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Nicole Smith Dahmen is an Associate Professor at the School of Journalism and Communication at the University of Oregon. Dahmen approaches her scholarship through a normative lens, asking not just what journalism is, but what it should be. In a time of journalistic disruption, an overabundance of negative and sensational news, extreme political partisanship, and low levels of public trust in the news media, journalism can and should do better. Her research often illuminates journalism’s shortcomings, not to criticize unjustly, but to advocate for the principles of professional, credible, and ethical journalism in a democracy. Dahmen has gained a national and international reputation for her scholarship, which falls into three key areas, sometimes standing alone but more frequently intersecting: visual journalism, ethics, and contextual reporting. In sum, her research seeks to advance public-interest journalism—reporting that holds the powerful accountable, elevates underrepresented voices, and makes a positive impact in society. Her research, while academic in nature, has critical implications for the journalism profession, which is paramount in a professional discipline. When journalism is stronger and more just, society is better served.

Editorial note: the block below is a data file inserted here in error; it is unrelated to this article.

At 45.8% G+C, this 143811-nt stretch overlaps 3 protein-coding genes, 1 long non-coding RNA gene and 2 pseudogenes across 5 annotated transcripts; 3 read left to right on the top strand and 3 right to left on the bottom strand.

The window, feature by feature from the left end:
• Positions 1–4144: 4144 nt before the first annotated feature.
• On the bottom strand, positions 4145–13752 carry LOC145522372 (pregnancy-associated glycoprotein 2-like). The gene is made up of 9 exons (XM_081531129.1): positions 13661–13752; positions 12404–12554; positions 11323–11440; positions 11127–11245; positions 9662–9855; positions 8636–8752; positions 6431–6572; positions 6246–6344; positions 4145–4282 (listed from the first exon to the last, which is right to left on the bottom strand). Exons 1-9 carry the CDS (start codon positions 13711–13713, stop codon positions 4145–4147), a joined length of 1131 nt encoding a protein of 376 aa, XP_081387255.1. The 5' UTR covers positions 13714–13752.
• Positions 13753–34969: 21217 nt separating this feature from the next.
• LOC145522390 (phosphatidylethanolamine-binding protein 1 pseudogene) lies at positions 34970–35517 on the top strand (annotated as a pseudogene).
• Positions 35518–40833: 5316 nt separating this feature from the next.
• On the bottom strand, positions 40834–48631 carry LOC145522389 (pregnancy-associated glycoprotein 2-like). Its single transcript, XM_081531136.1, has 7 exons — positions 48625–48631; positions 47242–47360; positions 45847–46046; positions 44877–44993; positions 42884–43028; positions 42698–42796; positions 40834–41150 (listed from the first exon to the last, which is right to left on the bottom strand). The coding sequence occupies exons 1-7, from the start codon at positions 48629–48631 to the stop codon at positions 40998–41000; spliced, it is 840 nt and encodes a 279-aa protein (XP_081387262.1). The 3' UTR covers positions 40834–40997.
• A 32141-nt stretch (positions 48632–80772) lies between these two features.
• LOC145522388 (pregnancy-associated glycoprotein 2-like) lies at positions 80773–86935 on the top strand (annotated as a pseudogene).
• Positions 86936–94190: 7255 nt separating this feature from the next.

Dahmen’s research is published in such diverse and leading journals as American Behavioral Scientist, Journalism Studies, Digital Journalism, and Journalism: Theory, Practice and Criticism. And due to the subject matter of her research, her work is also published in the two leading journals for visual scholarship, Visual Communication Quarterly and Visual Communication. She has presented more than 40 conference papers, with top paper awards at both the AEJMC and ICA conferences. Dahmen is co-director of The Catalyst Journalism Project and the co-coordinator of the Charles Snowden Program for Excellence in Journalism. She is on the editorial boards of Visual Communication Quarterly and Newspaper Research Journal.

Dahmen also has extensive professional design experience, ranging from the development of content to design and production for multiple platforms. She has been working with desktop publishing software since the mid-1990s and has developed and executed extensive print and multimedia materials.

Dahmen spent seven years at the Manship School of Mass Communication at Louisiana State University as an assistant and later as an associate professor prior to joining the faculty at the SOJC. She blogs about visual communication in the digital age at